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E_ERRORs in PHP: What You Need to Know

E_ERRORs in PHP: What You Need to Know
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What is E_ERROR?

PHP’s E_ERROR typically indicates a major issue with PHP. Normally, PHP may be able to recover from a lesser error and the PHP application could continue to run. However, with E_ERROR, PHP will usually outright fail and stop working entirely.

 

What causes E_ERROR?

Several factors can cause an E_ERROR to occur. The examples below are generalized to get the point across regardless of which version of PHP you are using.

 

Wrong Type

You may, for example, have a function definition which is called or used incorrectly.

function my_function (a_value: String) {
    echo a_value;
}

my_function(123);

In the example above, you would receive an E_ERROR related to the fact that you are using an integer when a string is expected.

 

Parsing Errors

You may also have parsing errors that cause E_ERROR to show up such as a missing semicolon or an unexpected character. Here is an example:

function my_function (a_value: String) {
    echo a_value
})

my_function(123);

Note how there’s a missing semicolon after “echo a_value” and there’s an extra bracket at the end of the curly function bracket. Both (or just one of these) would cause an error.

 

Calling an Undefined Function

You may also be calling an undefined function. For example, if you simply call “my_function” without ever first declaring it, you will get this error. Or you may have a dependency chain failure wherein your function definition is run later on in the code, after you’ve called it, although this tends to be rare.

 

Insufficient Memory

This error can also be caused by memory issues. Primarily, if PHP is running out of memory while attempting to process something (or even just simply idling in some cases) the application will crash with E_ERROR as its output.

 

How to Solve PHP’s E_ERROR

One of your first lines of defense is having a good PHP linter to do some of the heavy lifting for you. Linters like PHPLint are great. You may also benefit from a good IDE like Visual Studio Code which has plugins for linters that will automatically show you syntax or other issues as you code.

If you are confident your syntax is good then you will want to consider whether your PHP application is using 3rd party packages that might be causing some trouble. For example, if you’re using Composer, perhaps you’ve installed a 3rd party library and are not using it correctly. Sometimes, depending on the configuration of your linter, even these kinds of issues can be caught but it is worth checking.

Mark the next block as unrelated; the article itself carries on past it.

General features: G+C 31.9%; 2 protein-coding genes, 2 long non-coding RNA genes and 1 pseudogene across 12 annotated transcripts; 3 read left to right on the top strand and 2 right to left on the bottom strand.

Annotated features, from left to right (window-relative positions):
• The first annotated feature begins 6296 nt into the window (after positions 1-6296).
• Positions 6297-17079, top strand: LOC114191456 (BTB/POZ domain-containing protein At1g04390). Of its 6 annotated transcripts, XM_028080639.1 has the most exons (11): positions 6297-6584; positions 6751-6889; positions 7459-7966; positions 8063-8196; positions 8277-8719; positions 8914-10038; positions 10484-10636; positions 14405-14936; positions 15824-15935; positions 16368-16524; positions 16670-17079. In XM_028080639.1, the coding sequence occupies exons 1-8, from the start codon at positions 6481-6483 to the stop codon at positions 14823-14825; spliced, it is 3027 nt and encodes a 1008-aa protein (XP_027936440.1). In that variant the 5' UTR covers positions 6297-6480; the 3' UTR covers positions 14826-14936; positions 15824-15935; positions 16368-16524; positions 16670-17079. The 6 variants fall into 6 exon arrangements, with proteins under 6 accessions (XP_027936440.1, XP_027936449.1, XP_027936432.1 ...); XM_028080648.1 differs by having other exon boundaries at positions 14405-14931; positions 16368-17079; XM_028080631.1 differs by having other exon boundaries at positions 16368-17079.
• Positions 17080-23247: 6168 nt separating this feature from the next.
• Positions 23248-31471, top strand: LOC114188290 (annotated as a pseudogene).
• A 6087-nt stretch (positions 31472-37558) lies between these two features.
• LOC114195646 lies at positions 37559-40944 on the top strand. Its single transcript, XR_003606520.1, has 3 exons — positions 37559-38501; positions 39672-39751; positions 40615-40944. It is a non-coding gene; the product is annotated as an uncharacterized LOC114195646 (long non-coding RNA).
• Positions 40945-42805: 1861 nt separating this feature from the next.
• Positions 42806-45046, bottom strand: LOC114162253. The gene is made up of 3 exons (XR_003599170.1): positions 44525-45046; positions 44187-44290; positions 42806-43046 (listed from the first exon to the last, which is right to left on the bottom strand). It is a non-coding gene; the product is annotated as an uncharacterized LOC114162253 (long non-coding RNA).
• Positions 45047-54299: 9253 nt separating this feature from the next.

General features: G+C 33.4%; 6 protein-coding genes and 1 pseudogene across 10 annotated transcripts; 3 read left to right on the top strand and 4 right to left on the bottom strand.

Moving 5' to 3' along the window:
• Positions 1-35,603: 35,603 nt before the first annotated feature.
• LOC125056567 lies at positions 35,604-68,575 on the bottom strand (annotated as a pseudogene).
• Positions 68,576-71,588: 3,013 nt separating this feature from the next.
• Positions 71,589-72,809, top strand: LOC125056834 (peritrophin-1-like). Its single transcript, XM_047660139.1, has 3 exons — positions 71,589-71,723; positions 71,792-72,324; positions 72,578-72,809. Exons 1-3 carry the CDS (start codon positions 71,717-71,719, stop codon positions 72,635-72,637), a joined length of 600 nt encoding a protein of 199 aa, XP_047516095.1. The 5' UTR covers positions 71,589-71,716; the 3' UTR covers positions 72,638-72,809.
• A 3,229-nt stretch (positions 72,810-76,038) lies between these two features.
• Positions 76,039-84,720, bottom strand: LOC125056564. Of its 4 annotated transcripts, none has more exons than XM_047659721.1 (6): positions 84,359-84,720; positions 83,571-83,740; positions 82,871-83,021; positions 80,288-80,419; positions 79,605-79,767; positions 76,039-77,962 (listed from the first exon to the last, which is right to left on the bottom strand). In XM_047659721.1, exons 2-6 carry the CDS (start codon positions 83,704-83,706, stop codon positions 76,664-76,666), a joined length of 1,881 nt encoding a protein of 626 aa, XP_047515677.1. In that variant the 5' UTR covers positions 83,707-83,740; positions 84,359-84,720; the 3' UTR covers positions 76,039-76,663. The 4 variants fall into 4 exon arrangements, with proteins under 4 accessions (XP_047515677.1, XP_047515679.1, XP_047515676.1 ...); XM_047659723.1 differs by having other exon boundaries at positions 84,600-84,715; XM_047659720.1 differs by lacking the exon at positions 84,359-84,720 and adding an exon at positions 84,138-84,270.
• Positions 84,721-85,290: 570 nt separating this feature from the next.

Usually E_ERROR comes with enough messaging to figure out where it is occurring and resolve it directly. Most of the time, this error is caused by simple things (like typos) that are easily fixed.

In the case of memory issues, however, the resolution may be far more complicated. You can ensure your PHP code is not causing memory issues by using tools like xdebug to step through your code and look at what is occurring. Make sure you are not running endless for/while loops, building massive arrays or holding large objects/data in memory. If you feel pretty confident you are not writing code that could be eating up memory then other factors may be at play. Could a 3rd party library be causing a spike in memory usage? If you’re on a shared hosting provider then maybe your provider has limited the amount of available memory you can use.

When in doubt, remove the offending code until you are back to a stable place. If, for example, are limited to how much memory you can use? Shared hosting providers can sometimes give you very low memory boundaries. Your PHP configuration may also be limiting how much memory is available to the application. It would be wise to double check your PHP’s INI or CONF files, as appropriate to your operating system and environment, to ensure enough memory is allocated. It may also be prudent to look at what else you are running in parallel to your PHP application. For example, perhaps you have a 50MB maximum availability of memory on your server and a MySQL server is eating up 49MB. Your PHP application may be completely valid, syntactically correct and very efficient. However, it may be blocked by the MySQL server eating up the available memory.

If you believe some kind of for loop is the cause of a memory issue but are unsure, simply comment it out and see if the error appears again. If you believe a 3rd party library is the cause, comment out uses of it (or remove it entirely) and see what happens. This may be easier said than done but you might find an easy answer by exploring this option.

Another way to work past this is to implement a “register_shutdown_function” (requires PHP 5.2+) which will catch E_ERROR conditions and handle them as gracefully as you like. This may be a way for you to allow the error to continue to occur without having the entire application grind to a halt. This is *not recommended* as you may be causing other damage but it is an option.

Never ignore E_ERROR issues and messages. They are critical flaws in your PHP applications that must be addressed as soon as possible.

 

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